• @BenVoigt: If the zero was a result of multiplying two very small numbers, then dividing 1.0 into that should yield a value which compares greater than any number of the small numbers had the same sign, and less than any number if one of the small numbers had opposite signs. IMHO, IEEE-754 would be better if it had an unsigned zero, but positive and negative infinitesimals.
    – supercat
    Commented Aug 5, 2016 at 16:21

The problem comes when you are comparing different types of floating point value implementation e.g. comparing float with double. But with same type, it shouldn't be a problem.

float f = 0.1F;
bool b1 = (f == 0.1); //returns false
bool b2 = (f == 0.1F); //returns true

The problem is, programmer sometimes forgets that implicit type cast (double to float) is happening for the comparison and the it results into a bug.


If the number was directly assigned to the float or double then it is safe to test against zero or any whole number that can be represented in 53 bits for a double or 24 bits for a float.

Or to put it another way you can always assign and integer value to a double and then compare the double back to the same integer and be guaranteed it will be equal.

You can also start out by assigning a whole number and have simple comparisons continue to work by sticking to adding, subtracting or multiplying by whole numbers (assuming the result is less than 24 bits for a float abd 53 bits for a double). So you can treat floats and doubles as integers under certain controlled conditions.

  • I agree with your statement in general (and upvoted it) but I believe it really depends if IEEE 754 floating point implementation is used or not. And I believe every "modern" computer uses IEEE 754, at least for storage of floats (there are weird rounding rules that differ). Commented Mar 20, 2017 at 18:18

No, it is not OK. So-called denormalized values (subnormal), when compared equal to 0.0, would compare as false (non-zero), but when used in an equation would be normalized (become 0.0). Thus, using this as a mechanism to avoid a divide-by-zero is not safe. Instead, add 1.0 and compare to 1.0. This will ensure that all subnormals are treated as zero.

  • Subnormals are also known as denormals
    – Manuel
    Commented Sep 30, 2009 at 19:14
  • Subnormals do not become equal to zero when used, though they may or may not produce the same result depending on the exact operation.
    – wnoise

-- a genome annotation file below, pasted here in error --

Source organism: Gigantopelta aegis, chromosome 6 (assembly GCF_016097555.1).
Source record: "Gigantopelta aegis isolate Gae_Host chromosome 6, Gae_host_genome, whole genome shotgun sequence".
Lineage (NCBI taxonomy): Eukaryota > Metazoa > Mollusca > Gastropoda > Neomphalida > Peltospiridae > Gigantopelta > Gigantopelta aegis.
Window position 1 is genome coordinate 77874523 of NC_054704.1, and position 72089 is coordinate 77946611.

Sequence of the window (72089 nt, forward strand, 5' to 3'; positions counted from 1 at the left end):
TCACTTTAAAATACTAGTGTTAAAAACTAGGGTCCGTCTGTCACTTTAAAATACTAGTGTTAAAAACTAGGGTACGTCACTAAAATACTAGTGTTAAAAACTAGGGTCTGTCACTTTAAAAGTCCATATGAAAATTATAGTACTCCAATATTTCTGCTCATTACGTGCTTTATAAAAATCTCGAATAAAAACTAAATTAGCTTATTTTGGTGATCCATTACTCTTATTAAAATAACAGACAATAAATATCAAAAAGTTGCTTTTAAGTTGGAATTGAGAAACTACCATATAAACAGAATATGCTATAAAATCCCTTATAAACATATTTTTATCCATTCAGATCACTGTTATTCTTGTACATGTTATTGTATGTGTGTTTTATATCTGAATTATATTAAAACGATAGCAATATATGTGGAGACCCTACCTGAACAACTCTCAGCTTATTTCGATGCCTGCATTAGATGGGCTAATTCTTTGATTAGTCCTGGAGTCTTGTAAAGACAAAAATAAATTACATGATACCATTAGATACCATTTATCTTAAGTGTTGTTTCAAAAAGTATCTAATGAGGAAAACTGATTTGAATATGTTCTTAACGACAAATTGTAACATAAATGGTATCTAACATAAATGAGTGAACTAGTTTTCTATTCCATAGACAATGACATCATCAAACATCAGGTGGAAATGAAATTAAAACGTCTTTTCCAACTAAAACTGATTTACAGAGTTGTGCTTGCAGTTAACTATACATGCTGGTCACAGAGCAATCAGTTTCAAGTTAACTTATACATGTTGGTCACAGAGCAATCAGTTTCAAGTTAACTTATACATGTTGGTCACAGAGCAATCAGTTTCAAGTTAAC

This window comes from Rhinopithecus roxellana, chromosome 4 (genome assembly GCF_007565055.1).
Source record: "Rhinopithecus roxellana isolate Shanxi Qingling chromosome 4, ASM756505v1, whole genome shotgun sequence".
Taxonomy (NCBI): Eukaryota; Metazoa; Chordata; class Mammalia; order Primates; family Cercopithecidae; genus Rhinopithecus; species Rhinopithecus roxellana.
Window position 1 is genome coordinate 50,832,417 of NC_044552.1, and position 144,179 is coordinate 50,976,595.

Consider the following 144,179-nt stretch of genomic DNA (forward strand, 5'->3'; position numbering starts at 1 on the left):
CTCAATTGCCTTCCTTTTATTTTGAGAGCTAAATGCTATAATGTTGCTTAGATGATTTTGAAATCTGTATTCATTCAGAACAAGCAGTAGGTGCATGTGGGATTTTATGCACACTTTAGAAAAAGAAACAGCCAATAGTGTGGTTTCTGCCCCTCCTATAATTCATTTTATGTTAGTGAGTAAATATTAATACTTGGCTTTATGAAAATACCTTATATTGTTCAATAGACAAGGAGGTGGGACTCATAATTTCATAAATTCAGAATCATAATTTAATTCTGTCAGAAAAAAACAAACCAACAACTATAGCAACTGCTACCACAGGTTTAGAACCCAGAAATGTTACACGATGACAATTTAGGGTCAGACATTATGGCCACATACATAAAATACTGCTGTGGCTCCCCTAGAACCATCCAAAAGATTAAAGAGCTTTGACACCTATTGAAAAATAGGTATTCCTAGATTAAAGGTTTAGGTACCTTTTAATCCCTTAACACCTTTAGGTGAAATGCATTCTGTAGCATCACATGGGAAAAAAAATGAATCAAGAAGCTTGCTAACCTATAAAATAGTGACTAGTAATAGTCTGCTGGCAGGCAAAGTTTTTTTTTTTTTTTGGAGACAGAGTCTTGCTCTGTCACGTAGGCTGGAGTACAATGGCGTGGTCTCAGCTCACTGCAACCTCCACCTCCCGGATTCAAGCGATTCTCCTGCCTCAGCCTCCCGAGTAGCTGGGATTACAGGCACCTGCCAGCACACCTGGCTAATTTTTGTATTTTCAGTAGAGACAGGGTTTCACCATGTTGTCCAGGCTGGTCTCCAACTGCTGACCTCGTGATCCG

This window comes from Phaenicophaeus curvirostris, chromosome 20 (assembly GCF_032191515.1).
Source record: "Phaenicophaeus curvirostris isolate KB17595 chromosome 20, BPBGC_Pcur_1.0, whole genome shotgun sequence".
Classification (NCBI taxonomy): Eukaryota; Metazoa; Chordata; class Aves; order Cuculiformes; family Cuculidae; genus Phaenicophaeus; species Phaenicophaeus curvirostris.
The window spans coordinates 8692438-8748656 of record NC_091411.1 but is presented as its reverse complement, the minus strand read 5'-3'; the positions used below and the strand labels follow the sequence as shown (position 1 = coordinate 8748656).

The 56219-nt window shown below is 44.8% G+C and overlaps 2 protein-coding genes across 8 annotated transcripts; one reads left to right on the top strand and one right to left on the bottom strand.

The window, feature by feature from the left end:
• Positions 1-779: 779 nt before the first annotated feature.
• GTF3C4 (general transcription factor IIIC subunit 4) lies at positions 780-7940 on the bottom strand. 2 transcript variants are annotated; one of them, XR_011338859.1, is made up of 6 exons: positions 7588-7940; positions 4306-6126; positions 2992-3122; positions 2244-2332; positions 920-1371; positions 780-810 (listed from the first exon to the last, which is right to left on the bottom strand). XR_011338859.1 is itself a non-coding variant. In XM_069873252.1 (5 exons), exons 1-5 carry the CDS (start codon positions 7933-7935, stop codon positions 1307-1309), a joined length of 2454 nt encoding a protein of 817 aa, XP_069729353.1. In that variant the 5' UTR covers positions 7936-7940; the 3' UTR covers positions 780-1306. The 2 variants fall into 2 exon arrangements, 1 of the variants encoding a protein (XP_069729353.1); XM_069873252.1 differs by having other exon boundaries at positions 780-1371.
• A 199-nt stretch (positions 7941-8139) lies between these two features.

Commented Mar 18, 2011 at 11:14

for those curious, the exact IEEE 754 representation for 0.3333… vs. 1/3 are :

mawk '$++NF = ($++_)/((__ = +$(_+_--)) ? __ : !__)' CONVFMT='%.16lX' | column -t

0.3                      _  3FD3333333333333
0.33                     _  3FD51EB851EB851F
0.333                    _  3FD54FDF3B645A1D
0.3333                   _  3FD554C985F06F69
0.33333                  _  3FD555475A31A4BE
0.333333                 _  3FD55553EF6B5D46
0.3333333                _  3FD55555318ABC87

0.33333333               _  3FD5555551C112DA
0.333333333              _  3FD5555554F9B516
0.3333333333             _  3FD55555554C2BB5
0.33333333333            _  3FD5555555546AC5
0.333333333333           _  3FD5555555553DE1
0.3333333333333          _  3FD55555555552FD
0.33333333333333         _  3FD5555555555519

0.333333333333333        _  3FD555555555554F
0.3333333333333333       _  3FD5555555555555 <— 16 3's
0.33333333333333333      _  3FD5555555555555
0.333333333333333333     _  3FD5555555555555
0.3333333333333333333    _  3FD5555555555555
0.33333333333333333333   _  3FD5555555555555
0.333333333333333333333  _  3FD5555555555555

1                        3  3FD5555555555555
  • Does not work for me on Linux, mawk waits for some input from stdin.
    – ks1322
    Commented Aug 9, 2023 at 20:29
  • @ks1322 : cuz you need to send either column 1 or columns 1+2 through the pipe as input. if you justt send in a single decimal number it'll give you the hex of that. if it's 2 numbers (integer or decimal) it'll calculate the fraction/ratio between them, with auto divide-by-zero protection (they would become / 1 instead, cuz I figured outputting INF or NAN isn't all that useful compared to just outputting column 1's value ) Commented Aug 9, 2023 at 22:35

Try this, and you will find that == is not reliable for double/float.
double d = 0.1 + 0.2; bool b = d == 0.3;

Here is the answer from Quora.


Actually, I think it is better to use the following codes to compare a double value against to 0.0:

double x = 0.0;
return (Math.Abs(x) < double.Epsilon) ? true : false;

Same for float:

float x = 0.0f;
return (Math.Abs(x) < float.Epsilon) ? true : false;
  • 5
    No. From the docs from double.Epsilon: "If you create a custom algorithm that determines whether two floating-point numbers can be considered equal, you must use a value that is greater than the Epsilon constant to establish the acceptable absolute margin of difference for the two values to be considered equal. (Typically, that margin of difference is many times greater than Epsilon.)" Commented Jun 6, 2012 at 8:49
  • 1
    @AlastairMaw this applies to checking two doubles of any size for equality. For checking equality to zero, double.Epsilon is fine.
    – jwg
    Commented Jan 3, 2013 at 13:30
  • 4
    No, it's not. It's very likely that the value you have arrived at via some calculation is many times epsilon away from zero, but should still be considered as zero. You don't magically achieve a whole bunch of extra precision in your intermediate result from somewhere, just because it happens to be close to zero. Commented Jan 3, 2013 at 19:01
  • 4
    For example: (1.0/5.0 + 1.0/5.0 - 1.0/10.0 - 1.0/10.0 - 1.0/10.0 - 1.0/10.0) < double.Epsilon == false (and considerably so in magnitude terms: 2.78E-17 vs 4.94E-324) Commented Jan 3, 2013 at 19:07
  • so, what is the precision recommended, if double.Epsilon is not ok? Would 10 times of epsilon ok? 100 times?
    – liang
    Commented May 14, 2013 at 16:56